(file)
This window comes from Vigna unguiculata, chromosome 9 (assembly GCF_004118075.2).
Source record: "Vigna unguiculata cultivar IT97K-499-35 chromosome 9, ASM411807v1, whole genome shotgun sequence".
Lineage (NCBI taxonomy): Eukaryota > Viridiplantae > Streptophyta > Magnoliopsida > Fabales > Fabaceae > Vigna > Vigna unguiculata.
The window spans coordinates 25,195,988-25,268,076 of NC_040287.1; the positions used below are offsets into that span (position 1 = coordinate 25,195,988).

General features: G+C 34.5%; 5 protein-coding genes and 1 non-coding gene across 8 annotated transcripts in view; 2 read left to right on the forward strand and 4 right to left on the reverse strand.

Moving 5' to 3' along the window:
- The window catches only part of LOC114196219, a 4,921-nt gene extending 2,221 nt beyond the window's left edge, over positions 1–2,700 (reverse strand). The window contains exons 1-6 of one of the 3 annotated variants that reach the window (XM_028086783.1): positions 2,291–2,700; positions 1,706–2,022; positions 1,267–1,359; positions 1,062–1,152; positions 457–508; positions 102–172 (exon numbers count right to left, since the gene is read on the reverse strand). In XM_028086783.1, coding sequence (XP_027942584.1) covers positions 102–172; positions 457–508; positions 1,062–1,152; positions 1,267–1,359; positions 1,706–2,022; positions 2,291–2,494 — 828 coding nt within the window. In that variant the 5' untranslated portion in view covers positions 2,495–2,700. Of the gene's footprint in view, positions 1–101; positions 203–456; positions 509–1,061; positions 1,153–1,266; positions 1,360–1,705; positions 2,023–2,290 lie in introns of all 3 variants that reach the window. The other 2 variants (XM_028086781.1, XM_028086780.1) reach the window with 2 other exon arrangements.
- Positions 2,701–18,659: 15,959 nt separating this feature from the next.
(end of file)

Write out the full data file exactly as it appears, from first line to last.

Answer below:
This window comes from Vigna unguiculata, chromosome 9 (assembly GCF_004118075.2).
Source record: "Vigna unguiculata cultivar IT97K-499-35 chromosome 9, ASM411807v1, whole genome shotgun sequence".
Lineage (NCBI taxonomy): Eukaryota > Viridiplantae > Streptophyta > Magnoliopsida > Fabales > Fabaceae > Vigna > Vigna unguiculata.
The window spans coordinates 25,195,988-25,268,076 of NC_040287.1; the positions used below are offsets into that span (position 1 = coordinate 25,195,988).

General features: G+C 34.5%; 5 protein-coding genes and 1 non-coding gene across 8 annotated transcripts in view; 2 read left to right on the forward strand and 4 right to left on the reverse strand.

Moving 5' to 3' along the window:
- The window catches only part of LOC114196219, a 4,921-nt gene extending 2,221 nt beyond the window's left edge, over positions 1–2,700 (reverse strand). The window contains exons 1-6 of one of the 3 annotated variants that reach the window (XM_028086783.1): positions 2,291–2,700; positions 1,706–2,022; positions 1,267–1,359; positions 1,062–1,152; positions 457–508; positions 102–172 (exon numbers count right to left, since the gene is read on the reverse strand). In XM_028086783.1, coding sequence (XP_027942584.1) covers positions 102–172; positions 457–508; positions 1,062–1,152; positions 1,267–1,359; positions 1,706–2,022; positions 2,291–2,494 — 828 coding nt within the window. In that variant the 5' untranslated portion in view covers positions 2,495–2,700. Of the gene's footprint in view, positions 1–101; positions 203–456; positions 509–1,061; positions 1,153–1,266; positions 1,360–1,705; positions 2,023–2,290 lie in introns of all 3 variants that reach the window. The other 2 variants (XM_028086781.1, XM_028086780.1) reach the window with 2 other exon arrangements.
- Positions 2,701–18,659: 15,959 nt separating this feature from the next.